- The Washington Times - Monday, March 26, 2001

DUBAI, United Arab Emirates Iran's latest arms deal with Russia, underpinned by a surge in its oil revenue, has troubling implications for its neighbors, almost all of whom are embroiled in quarrels with Tehran that could turn violent.

Moscow and Tehran insist the deal is for defensive purposes only, but the United States, itself a big weapons supplier to the region, has expressed alarm.

News of the latest agreement came during a four-day visit to Moscow this month by Iranian President Mohammed Khatami. Russia agreed to supply $7 billion worth of weapons over the next few years and to complete Iran's only nuclear reactor by 2003.

Iran covets Russia's missile technology and its Su-25 warplanes that could narrow the gap with its U.S.-supplied Gulf Arab neighbors. In a single deal last year, the tiny United Arab Emirates placed a $6.4 billion deal with the United States for 80 F-16 fighter planes.

A Russian official visiting Washington recently didn't mention warplanes when asked about the Iran arms deal. "All defensive," insisted Sergei Ivanov, Russian President Vladimir Putin's national security adviser. "Personnel carriers, tanks, anti-air missiles, which are very legitimate."

But Russia already has helped Iran tip the regional naval balance by selling it three Kilo-class submarines, the only subs owned by a Gulf country, and between 1989 and 1999 it supplied a reported $5 billion worth of weapons to Iran, the bulk of Tehran's recent purchases.

Iran's military ambitions are not new. They can now be realized, however, because of a windfall from oil revenues.

Russia makes no secret of its need for big customers to prop up its flagging defense industries. By engaging with Iran, a major and influential player in the region, Moscow also retains powerful influence in the Gulf and beyond.

But weapons sales to Iran raise concern because the Islamic Republic is less stable now than at any time since it rose out of the 1979 revolution.

Religious hard-liners who still believe in holy war and exporting the revolution are waging a power struggle with pro-Khatami reformists.

Despite a thaw with Iraq, neither country can forget their devastating 1980-88 war.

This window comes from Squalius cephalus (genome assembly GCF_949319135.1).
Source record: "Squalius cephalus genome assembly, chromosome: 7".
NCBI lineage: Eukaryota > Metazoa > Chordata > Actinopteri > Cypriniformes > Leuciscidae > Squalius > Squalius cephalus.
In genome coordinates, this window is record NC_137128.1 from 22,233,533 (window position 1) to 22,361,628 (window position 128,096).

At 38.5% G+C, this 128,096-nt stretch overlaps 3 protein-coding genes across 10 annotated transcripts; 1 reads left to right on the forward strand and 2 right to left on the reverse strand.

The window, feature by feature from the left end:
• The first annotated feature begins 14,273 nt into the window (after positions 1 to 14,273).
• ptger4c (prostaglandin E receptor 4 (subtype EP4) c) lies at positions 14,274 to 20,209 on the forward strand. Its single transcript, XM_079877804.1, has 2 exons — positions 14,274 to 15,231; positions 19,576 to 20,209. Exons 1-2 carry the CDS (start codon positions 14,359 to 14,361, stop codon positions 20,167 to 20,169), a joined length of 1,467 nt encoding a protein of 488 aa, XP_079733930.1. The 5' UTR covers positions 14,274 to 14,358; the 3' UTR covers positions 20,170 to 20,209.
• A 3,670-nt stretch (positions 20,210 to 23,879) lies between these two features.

Across the Gulf, Iran is locked in a territorial dispute with the Emirates.

Ties with Turkey are strained over Tehran's support for rebel Kurds and Ankara's military ties with Israel, Iran's arch foe.

In 1998, Iran came close to war with Afghanistan's Taliban rulers following the killing of seven Iranian diplomats and an Iranian journalist by renegade Taliban troops.

And then there's the Middle East conflict. Iranian Defense Minister Ali Shamkhani said in December that his country would retaliate in an "astounding and unexpected" way if Israel attacked Syria or Lebanon.

Iran has built and tested a number of missiles. Its latest, the Shahab-3, has a range of 800 miles and can reach Israel or U.S. troops in Saudi Arabia.

Israeli leaders repeatedly warn that Iran is close to developing a nuclear weapon, despite denials by Tehran. Ignoring U.S. concerns, Russia is building Iran's only nuclear reactor at a power plant in the city of Bushehr.

Both countries insist the technology cannot be used to make bombs, and point out that Israel too is reported to have nuclear warheads, plus the missiles to deliver them.

Russia has said Iran agreed to sign up for a second nuclear reactor during Mr. Khatami's visit.

Moscow disregarded a 1995 agreement with Washington that called for a ban on more arms sales to Iran.

"It is not wise to invest in regimes that do not follow international standards of behavior," Secretary of State Colin Powell said March 14, criticizing the latest arms deal with Iran. The Russians, he said, should not be "investing in weapons sales in countries such as Iran which have no future."

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